This opinion focuses on three of the nine instruments contained in the European Commission's new Pact on Migration and Asylum: a new screening regulation; an amended proposal revising the asylum procedures regulation (APR); and an amended proposal for a recast Eurodac regulation.
- believes that the new regulations make a positive contribution to more effective EU border security. An integrated, common EU strategy, one that is resilient and forward-looking, is much-needed and long overdue.
- believes however that the prospects for implementing the regulations appear problematic in several aspects.
- expresses its concerns about the new border procedures, especially relating to the need to protect the right to request asylum and to the following issues:
- the flawed concept of "countries with low asylum recognition rates";
- the use of ill-defined legal concepts ('security threat', 'public order') that give rise to legal uncertainty;
- foreign children between the ages of 12 and 18, who are also considered to be 'children' according the 1989 UN Convention on the Rights of the Child;
- how and where people are going to be kept during the border procedure, and how to avoid legal limbo by guaranteeing the right to effective judicial protection.
- recognises the added value of and need for common, comprehensive and effective asylum procedures that comply with international conventions and legal guarantees, for EU and Member State confidence derived from tangible solidarity mechanisms and for fairly shared responsibilities/commitments. Yet such a common asylum system is not included in this Commission proposal.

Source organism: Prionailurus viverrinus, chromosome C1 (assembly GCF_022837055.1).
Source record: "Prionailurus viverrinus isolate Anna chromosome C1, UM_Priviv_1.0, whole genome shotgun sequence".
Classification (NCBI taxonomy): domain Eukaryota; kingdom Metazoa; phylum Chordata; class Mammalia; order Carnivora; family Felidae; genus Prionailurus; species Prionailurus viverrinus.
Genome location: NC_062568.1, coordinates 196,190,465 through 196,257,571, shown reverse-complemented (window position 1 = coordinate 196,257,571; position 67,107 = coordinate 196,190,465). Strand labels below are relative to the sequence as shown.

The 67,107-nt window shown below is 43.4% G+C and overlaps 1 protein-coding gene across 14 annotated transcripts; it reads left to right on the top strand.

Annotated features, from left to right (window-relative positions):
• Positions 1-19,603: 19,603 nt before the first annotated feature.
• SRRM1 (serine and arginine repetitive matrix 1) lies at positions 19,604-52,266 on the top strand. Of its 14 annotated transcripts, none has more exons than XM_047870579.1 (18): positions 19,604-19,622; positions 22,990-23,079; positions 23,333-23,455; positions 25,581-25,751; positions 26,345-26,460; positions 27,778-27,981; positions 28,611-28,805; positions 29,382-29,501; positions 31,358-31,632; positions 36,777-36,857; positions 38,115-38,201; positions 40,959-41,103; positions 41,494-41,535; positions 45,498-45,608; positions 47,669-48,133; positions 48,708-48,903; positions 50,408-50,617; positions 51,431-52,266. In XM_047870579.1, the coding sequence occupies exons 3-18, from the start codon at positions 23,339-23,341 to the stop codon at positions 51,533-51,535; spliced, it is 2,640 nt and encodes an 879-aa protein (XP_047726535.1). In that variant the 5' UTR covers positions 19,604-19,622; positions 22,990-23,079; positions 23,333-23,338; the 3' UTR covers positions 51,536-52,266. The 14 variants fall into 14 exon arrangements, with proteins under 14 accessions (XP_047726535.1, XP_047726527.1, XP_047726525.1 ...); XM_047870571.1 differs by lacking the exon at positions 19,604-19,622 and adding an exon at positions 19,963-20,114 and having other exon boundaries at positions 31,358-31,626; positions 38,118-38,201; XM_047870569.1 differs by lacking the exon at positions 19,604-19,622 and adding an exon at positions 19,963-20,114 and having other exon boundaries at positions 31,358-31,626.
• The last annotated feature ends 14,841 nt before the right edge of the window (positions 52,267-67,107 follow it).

- stresses that if "mandatory solidarity" does not take the form of "mandatory relocation" under the APR provisions, or if procedures are not created that allow people to apply for asylum in EU Member States without the need to cross EU borders, in practical terms the regulation will not be operational. There should be also incentives and disincentives for relocation, and in any case it should be possible for the APR process to be conducted in other Member States and not exclusively in the country of first entry.
- supports a more integrated and balanced IT migration management system based on an improved Eurodac database focusing on applications and applicants. Nevertheless, believes that the rules on determining the Member State responsible for processing an asylum application, at present laid down in the AMR, should be set out in the APR, providing an opportunity through Eurodac for claims to be processed by other Member States as well.
- is in favour of new, faster decision-making procedures at EU borders, respecting all fundamental rights, human rights and legal procedures, however there are a multitude of questions arise on their practical implementation.
- is concerned by the implementation of the new screening procedures of third country nationals at the external borders. This new mechanism increases pressure on those EU Member States with the EU's external maritime borders, and promotes the creation of closed centres at, or in the proximity of, the external borders.
- supports the EU framework putting in place uniform rules for the screening of irregular migrants apprehended within the territory and who eluded border controls on entering the Schengen area.
This opinion will focus on three of the nine instruments contained in the New Pact on Migration and Asylum released by the European Commission in November 2020. The opinion deals with: i) the new screening regulation; ii) the amended proposal revising the asylum procedures regulation; iii) the amended proposal for a recast Eurodac regulation. The EESC believes that the new regulations make a positive contribution to more effective EU border security. Nevertheless the EESC questions the effective implementation of the proposed new procedures and underlines that the effectiveness of the need to be constantly measured through systems monitoring respect for fundamental rights, particularly as regards the rights of vulnerable people.